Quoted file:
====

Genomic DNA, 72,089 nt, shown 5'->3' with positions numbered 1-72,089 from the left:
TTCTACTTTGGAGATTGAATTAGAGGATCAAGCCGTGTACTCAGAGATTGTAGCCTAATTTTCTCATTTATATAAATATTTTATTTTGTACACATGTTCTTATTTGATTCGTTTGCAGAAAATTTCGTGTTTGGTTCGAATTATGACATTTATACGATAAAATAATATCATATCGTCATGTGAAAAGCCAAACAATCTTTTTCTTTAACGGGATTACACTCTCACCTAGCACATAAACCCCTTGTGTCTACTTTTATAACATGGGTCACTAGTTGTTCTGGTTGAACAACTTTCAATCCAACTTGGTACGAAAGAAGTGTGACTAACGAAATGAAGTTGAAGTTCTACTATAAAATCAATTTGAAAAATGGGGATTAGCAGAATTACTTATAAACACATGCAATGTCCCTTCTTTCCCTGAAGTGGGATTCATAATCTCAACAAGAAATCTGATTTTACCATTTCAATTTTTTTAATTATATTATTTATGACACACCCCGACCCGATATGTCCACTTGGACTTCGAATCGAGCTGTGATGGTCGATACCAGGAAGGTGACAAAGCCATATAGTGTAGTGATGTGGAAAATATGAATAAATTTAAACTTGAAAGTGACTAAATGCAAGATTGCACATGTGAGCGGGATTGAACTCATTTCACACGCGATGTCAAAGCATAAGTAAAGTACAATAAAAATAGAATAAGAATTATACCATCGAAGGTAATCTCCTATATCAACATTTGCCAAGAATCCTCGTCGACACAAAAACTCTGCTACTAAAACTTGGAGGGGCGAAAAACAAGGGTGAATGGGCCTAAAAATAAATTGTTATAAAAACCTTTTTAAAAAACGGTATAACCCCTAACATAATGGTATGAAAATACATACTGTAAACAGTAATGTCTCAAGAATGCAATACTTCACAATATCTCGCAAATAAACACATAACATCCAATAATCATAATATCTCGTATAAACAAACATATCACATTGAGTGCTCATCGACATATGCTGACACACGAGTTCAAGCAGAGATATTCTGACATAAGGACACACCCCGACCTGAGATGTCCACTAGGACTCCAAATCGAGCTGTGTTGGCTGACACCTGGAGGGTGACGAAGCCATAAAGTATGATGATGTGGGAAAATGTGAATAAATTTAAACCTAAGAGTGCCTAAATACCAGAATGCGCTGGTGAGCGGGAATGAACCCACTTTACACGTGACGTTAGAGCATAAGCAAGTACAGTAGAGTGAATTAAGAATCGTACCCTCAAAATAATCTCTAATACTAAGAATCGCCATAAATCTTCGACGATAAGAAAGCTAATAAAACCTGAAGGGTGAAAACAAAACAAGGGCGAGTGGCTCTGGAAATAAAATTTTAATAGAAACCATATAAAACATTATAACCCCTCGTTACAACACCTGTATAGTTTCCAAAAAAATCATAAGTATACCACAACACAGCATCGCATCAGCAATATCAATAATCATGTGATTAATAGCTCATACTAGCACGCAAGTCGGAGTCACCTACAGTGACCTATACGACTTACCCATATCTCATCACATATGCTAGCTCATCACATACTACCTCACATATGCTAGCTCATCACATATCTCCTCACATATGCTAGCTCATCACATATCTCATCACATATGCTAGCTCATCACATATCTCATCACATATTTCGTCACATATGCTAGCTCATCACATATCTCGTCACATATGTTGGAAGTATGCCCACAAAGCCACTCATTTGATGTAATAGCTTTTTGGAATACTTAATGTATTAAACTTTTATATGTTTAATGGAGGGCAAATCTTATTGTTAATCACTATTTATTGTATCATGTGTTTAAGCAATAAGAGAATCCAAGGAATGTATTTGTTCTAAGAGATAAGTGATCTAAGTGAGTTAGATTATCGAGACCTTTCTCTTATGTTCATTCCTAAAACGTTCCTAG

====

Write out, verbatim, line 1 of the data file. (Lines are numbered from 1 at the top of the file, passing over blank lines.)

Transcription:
Genomic DNA, 72,089 nt, shown 5'->3' with positions numbered 1-72,089 from the left: